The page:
Today I am featuring a few popular styles of wearing the tartan sash or scarf in honor of my husband’s Irish ancestry. The tartan plaid is a huge part of the celtic tradition. With St. Patrick’s Day being tomorrow, this is an easy fashionable, fun way to wear a touch of green and avoid the pinch! Styles for wearing the tartan sash are as varied as your imagination. The most popular style for wearing the tartan sash is to drape the tartan sash over the shoulder, across the breast, and either secured by a brooch at the hip (as shown to the left), or right shoulder.
First off, there is no official style of wearing the scarf sash for women. Many different authorities have said different things but there is no agreed upon method. With that said the Royal Scottish Dance Society states that ladies should wear the tartan sash pinned at the left shoulder. The following three pictures are approved by The Lord Lyon King of Arms:
How to tie a tartan rosette:
Step 2: Take the top of the folded end and fold back about 6″. Now fasten a rubber band in the middle of this new fold, making the sash look like a bow with a long tail.
Step 3: Fluff the folds so that the bow looks like a rosette, then use pins to fasten the rosette’s half circle together. Pin your brooch in the middle of the rosette to hide the rubber band.
Step 4: Pin the rosette to the shoulder of your dress with the end of the sash hanging diagonally across your breast, and the other end of the sash hanging diagonally across your back.
Step 5: Arrange the two ends of the sash diagonally across your torso so that they reach your hip, then fasten the two ends to your hip with safety pins, making sure that the pins are not visible.
The manner of wearing tartan sashes or light scarves had customary significance even two centuries ago, and whilst the wearing of sashes in any particular manner has so far no legal significance, a due respect for tradition suggests that uniform practice, and implication consistent with custom, is desirable. The difference methods undermentioned to wearing such are appropriate for ladies in different circumstances. All these suggestions are based on a careful study of old portraits, prints and traditional practice, and bear the authoritative approval of the Lord Lyon King of Arms.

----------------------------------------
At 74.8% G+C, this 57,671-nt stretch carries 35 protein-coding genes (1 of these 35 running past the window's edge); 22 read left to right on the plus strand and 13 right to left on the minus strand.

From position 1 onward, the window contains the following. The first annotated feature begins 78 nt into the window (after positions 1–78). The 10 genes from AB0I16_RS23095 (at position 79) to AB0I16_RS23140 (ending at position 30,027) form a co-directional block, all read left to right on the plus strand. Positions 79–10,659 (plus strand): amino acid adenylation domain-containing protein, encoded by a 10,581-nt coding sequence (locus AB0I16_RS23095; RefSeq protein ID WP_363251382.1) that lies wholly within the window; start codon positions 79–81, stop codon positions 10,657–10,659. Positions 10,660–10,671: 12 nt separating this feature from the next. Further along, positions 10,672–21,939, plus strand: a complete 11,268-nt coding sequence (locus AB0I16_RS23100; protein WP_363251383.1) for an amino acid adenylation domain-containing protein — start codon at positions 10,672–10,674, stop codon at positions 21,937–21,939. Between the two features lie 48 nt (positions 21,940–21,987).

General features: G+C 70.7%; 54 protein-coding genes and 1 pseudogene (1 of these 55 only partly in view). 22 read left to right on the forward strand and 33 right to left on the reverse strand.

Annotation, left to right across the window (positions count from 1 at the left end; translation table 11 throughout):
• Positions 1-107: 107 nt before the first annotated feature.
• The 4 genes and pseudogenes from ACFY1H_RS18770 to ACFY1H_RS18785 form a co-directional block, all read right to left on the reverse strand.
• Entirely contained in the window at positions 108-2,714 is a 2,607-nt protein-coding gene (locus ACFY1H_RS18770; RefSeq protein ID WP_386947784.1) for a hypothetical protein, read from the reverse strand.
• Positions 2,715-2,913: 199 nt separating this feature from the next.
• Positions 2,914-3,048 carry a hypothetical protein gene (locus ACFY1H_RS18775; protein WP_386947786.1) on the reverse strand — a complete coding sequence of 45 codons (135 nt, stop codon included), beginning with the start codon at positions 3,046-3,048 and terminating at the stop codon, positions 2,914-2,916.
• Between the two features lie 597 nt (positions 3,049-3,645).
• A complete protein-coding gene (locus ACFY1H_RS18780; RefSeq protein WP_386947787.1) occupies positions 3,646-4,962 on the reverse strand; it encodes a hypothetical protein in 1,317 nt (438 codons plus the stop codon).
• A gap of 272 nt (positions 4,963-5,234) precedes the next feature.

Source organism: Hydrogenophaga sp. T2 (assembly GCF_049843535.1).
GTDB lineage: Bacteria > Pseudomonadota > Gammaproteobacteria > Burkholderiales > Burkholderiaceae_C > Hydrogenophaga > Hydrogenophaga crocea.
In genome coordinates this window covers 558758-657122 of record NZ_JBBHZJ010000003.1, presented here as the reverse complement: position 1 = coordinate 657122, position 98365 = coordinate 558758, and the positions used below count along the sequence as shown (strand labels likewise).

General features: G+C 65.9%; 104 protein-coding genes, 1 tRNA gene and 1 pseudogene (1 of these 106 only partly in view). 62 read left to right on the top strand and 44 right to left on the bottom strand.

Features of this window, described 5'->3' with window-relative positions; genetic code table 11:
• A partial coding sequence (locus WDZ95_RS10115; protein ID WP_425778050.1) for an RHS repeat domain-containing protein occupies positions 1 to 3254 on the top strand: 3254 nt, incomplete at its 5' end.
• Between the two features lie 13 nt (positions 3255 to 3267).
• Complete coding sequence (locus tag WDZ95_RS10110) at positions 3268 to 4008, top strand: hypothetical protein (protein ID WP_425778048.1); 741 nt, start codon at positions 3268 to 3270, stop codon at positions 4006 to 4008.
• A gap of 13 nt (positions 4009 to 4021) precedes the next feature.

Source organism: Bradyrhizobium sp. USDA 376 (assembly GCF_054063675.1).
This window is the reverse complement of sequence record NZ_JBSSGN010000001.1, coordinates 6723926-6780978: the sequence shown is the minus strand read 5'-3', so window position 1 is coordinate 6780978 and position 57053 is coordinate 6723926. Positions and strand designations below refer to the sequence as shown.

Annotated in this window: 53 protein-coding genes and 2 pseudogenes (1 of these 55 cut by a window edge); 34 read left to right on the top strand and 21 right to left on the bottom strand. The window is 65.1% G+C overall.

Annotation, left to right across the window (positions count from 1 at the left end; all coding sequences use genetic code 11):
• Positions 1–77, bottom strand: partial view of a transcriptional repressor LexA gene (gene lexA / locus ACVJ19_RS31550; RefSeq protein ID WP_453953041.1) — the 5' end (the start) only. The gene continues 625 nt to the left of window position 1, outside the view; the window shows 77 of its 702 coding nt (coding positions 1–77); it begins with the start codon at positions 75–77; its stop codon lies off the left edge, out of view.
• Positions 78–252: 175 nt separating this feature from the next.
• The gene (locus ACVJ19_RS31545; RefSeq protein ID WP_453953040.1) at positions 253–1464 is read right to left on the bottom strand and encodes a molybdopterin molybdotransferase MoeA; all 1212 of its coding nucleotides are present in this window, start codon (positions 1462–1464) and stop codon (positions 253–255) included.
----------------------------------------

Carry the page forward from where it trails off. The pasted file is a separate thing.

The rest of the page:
Style worn by the wives of clan chiefs and by the wives of colonels of the scottish regiments:
The sash is fuller in size and is worn over the left shoulder and secured with a brooch.
Style worn by ladies who have married out of their clans but who still wish to use their original clan tartan:
The sash is usually longer than style 1, is worn over the right shoulder secured there with a pin and fastened in a large bow on the left hip.
Style worn by country dancers or where any lady desires to keep the front of the dress clear of the sash:
Commonly seen made with a rosette secured with a brooch or clan badge. The style is similar to the belted plaid and is really a small arisaid. It can be buttoned on at the back of the waist or held by a small belt and is secured at the right shoulder by a pin or small brooch so that the ends fall backwards from the right shoulder and swing at the back of the right shoulder.
Have fun tomorrow showing your green in a trendy, fashionable yet time honored way!